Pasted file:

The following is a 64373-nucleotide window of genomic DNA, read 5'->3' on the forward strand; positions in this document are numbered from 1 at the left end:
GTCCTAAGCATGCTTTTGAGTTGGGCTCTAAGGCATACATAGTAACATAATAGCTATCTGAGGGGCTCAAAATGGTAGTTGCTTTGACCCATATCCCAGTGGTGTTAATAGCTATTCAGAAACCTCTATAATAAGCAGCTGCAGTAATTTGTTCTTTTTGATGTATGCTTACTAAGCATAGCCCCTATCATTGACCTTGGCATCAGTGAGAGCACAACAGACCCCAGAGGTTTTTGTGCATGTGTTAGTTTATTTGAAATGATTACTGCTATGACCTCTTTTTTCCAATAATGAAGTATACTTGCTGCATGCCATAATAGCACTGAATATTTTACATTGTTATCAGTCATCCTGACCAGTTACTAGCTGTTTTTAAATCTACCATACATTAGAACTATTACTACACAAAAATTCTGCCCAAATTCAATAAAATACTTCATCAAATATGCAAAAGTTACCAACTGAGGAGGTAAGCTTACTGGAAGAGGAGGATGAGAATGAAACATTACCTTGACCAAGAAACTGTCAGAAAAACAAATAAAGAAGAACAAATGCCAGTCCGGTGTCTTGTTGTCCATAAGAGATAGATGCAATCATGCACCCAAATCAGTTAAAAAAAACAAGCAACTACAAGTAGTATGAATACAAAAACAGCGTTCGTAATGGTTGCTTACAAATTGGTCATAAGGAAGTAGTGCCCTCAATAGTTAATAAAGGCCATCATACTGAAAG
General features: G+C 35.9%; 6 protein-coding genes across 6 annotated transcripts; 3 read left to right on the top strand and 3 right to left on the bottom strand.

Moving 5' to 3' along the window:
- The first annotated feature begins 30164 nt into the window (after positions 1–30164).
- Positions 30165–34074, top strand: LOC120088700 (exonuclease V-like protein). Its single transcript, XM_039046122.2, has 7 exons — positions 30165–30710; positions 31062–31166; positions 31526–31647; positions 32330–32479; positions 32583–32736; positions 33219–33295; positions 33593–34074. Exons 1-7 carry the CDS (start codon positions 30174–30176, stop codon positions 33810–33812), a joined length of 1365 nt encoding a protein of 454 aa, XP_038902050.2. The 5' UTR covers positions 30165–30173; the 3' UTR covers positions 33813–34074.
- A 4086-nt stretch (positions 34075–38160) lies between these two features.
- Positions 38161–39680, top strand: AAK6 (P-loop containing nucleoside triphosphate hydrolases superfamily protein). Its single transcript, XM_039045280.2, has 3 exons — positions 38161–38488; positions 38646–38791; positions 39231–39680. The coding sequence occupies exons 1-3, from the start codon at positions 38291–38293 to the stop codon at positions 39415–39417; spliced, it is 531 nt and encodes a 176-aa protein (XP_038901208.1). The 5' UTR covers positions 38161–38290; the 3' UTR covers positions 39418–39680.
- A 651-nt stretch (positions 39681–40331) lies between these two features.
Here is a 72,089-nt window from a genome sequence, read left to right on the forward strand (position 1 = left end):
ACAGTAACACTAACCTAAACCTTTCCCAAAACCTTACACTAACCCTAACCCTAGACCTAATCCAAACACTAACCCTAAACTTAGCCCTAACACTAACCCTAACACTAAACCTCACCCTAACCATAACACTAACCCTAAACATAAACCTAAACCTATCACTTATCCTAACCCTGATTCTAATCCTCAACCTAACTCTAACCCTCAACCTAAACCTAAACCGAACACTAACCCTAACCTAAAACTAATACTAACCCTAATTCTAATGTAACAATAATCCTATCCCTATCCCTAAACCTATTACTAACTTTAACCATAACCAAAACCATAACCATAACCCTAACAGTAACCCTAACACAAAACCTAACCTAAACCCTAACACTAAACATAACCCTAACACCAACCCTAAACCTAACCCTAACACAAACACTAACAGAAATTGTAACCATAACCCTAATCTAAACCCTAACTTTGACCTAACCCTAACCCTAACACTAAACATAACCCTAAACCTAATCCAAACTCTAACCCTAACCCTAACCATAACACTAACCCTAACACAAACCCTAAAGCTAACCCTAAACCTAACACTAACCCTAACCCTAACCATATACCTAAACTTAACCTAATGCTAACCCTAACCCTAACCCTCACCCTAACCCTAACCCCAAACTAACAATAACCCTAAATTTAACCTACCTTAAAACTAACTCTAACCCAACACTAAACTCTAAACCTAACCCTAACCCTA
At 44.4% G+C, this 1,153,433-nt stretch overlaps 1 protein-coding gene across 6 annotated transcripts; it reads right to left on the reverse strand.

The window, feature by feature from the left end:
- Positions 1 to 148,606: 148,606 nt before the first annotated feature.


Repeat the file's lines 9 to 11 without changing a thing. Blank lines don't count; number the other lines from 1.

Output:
- A 651-nt stretch (positions 39681–40331) lies between these two features.
Here is a 72,089-nt window from a genome sequence, read left to right on the forward strand (position 1 = left end):
ACAGTAACACTAACCTAAACCTTTCCCAAAACCTTACACTAACCCTAACCCTAGACCTAATCCAAACACTAACCCTAAACTTAGCCCTAACACTAACCCTAACACTAAACCTCACCCTAACCATAACACTAACCCTAAACATAAACCTAAACCTATCACTTATCCTAACCCTGATTCTAATCCTCAACCTAACTCTAACCCTCAACCTAAACCTAAACCGAACACTAACCCTAACCTAAAACTAATACTAACCCTAATTCTAATGTAACAATAATCCTATCCCTATCCCTAAACCTATTACTAACTTTAACCATAACCAAAACCATAACCATAACCCTAACAGTAACCCTAACACAAAACCTAACCTAAACCCTAACACTAAACATAACCCTAACACCAACCCTAAACCTAACCCTAACACAAACACTAACAGAAATTGTAACCATAACCCTAATCTAAACCCTAACTTTGACCTAACCCTAACCCTAACACTAAACATAACCCTAAACCTAATCCAAACTCTAACCCTAACCCTAACCATAACACTAACCCTAACACAAACCCTAAAGCTAACCCTAAACCTAACACTAACCCTAACCCTAACCATATACCTAAACTTAACCTAATGCTAACCCTAACCCTAACCCTCACCCTAACCCTAACCCCAAACTAACAATAACCCTAAATTTAACCTACCTTAAAACTAACTCTAACCCAACACTAAACTCTAAACCTAACCCTAACCCTA